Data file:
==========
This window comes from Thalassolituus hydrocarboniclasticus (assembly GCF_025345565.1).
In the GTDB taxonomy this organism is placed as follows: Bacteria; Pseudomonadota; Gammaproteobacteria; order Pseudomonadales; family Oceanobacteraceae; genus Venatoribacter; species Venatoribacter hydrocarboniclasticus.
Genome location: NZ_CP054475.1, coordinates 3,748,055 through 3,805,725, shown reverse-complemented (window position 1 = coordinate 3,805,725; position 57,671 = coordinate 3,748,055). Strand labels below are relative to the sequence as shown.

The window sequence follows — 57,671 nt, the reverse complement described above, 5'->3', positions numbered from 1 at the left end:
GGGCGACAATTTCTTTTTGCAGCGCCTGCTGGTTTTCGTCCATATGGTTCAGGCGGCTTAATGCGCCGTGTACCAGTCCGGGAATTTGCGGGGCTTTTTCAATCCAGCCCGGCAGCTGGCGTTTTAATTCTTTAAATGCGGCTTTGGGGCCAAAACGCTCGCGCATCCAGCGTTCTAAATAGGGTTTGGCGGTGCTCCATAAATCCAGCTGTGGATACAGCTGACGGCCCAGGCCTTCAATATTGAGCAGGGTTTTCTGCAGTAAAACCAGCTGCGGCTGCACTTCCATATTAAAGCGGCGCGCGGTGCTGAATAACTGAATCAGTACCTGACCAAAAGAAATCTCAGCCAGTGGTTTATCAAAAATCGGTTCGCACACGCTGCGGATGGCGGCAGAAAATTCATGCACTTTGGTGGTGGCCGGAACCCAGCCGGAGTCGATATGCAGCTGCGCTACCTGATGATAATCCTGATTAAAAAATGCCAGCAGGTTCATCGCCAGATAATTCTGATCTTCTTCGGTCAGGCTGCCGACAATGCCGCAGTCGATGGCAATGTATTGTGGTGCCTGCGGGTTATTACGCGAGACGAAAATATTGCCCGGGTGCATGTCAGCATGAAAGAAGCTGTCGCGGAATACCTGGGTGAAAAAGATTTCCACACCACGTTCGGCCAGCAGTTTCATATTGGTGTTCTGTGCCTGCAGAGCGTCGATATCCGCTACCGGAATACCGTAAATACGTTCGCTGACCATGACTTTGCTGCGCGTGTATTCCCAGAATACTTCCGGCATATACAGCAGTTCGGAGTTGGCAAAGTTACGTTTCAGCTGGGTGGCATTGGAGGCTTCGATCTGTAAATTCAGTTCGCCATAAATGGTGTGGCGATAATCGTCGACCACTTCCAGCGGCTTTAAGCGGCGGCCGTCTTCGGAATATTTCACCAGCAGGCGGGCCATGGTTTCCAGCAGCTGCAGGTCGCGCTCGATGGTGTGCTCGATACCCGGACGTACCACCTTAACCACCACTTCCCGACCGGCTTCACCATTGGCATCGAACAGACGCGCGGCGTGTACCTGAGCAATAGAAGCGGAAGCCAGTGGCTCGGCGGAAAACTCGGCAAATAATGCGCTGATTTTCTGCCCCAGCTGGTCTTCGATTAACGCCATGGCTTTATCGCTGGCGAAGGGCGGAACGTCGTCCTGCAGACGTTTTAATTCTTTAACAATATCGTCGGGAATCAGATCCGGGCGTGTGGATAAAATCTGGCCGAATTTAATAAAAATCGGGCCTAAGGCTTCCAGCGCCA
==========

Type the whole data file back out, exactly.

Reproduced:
This window comes from Thalassolituus hydrocarboniclasticus (assembly GCF_025345565.1).
In the GTDB taxonomy this organism is placed as follows: Bacteria; Pseudomonadota; Gammaproteobacteria; order Pseudomonadales; family Oceanobacteraceae; genus Venatoribacter; species Venatoribacter hydrocarboniclasticus.
Genome location: NZ_CP054475.1, coordinates 3,748,055 through 3,805,725, shown reverse-complemented (window position 1 = coordinate 3,805,725; position 57,671 = coordinate 3,748,055). Strand labels below are relative to the sequence as shown.

The window sequence follows — 57,671 nt, the reverse complement described above, 5'->3', positions numbered from 1 at the left end:
GGGCGACAATTTCTTTTTGCAGCGCCTGCTGGTTTTCGTCCATATGGTTCAGGCGGCTTAATGCGCCGTGTACCAGTCCGGGAATTTGCGGGGCTTTTTCAATCCAGCCCGGCAGCTGGCGTTTTAATTCTTTAAATGCGGCTTTGGGGCCAAAACGCTCGCGCATCCAGCGTTCTAAATAGGGTTTGGCGGTGCTCCATAAATCCAGCTGTGGATACAGCTGACGGCCCAGGCCTTCAATATTGAGCAGGGTTTTCTGCAGTAAAACCAGCTGCGGCTGCACTTCCATATTAAAGCGGCGCGCGGTGCTGAATAACTGAATCAGTACCTGACCAAAAGAAATCTCAGCCAGTGGTTTATCAAAAATCGGTTCGCACACGCTGCGGATGGCGGCAGAAAATTCATGCACTTTGGTGGTGGCCGGAACCCAGCCGGAGTCGATATGCAGCTGCGCTACCTGATGATAATCCTGATTAAAAAATGCCAGCAGGTTCATCGCCAGATAATTCTGATCTTCTTCGGTCAGGCTGCCGACAATGCCGCAGTCGATGGCAATGTATTGTGGTGCCTGCGGGTTATTACGCGAGACGAAAATATTGCCCGGGTGCATGTCAGCATGAAAGAAGCTGTCGCGGAATACCTGGGTGAAAAAGATTTCCACACCACGTTCGGCCAGCAGTTTCATATTGGTGTTCTGTGCCTGCAGAGCGTCGATATCCGCTACCGGAATACCGTAAATACGTTCGCTGACCATGACTTTGCTGCGCGTGTATTCCCAGAATACTTCCGGCATATACAGCAGTTCGGAGTTGGCAAAGTTACGTTTCAGCTGGGTGGCATTGGAGGCTTCGATCTGTAAATTCAGTTCGCCATAAATGGTGTGGCGATAATCGTCGACCACTTCCAGCGGCTTTAAGCGGCGGCCGTCTTCGGAATATTTCACCAGCAGGCGGGCCATGGTTTCCAGCAGCTGCAGGTCGCGCTCGATGGTGTGCTCGATACCCGGACGTACCACCTTAACCACCACTTCCCGACCGGCTTCACCATTGGCATCGAACAGACGCGCGGCGTGTACCTGAGCAATAGAAGCGGAAGCCAGTGGCTCGGCGGAAAACTCGGCAAATAATGCGCTGATTTTCTGCCCCAGCTGGTCTTCGATTAACGCCATGGCTTTATCGCTGGCGAAGGGCGGAACGTCGTCCTGCAGACGTTTTAATTCTTTAACAATATCGTCGGGAATCAGATCCGGGCGTGTGGATAAAATCTGGCCGAATTTAATAAAAATCGGGCCTAAGGCTTCCAGCGCCA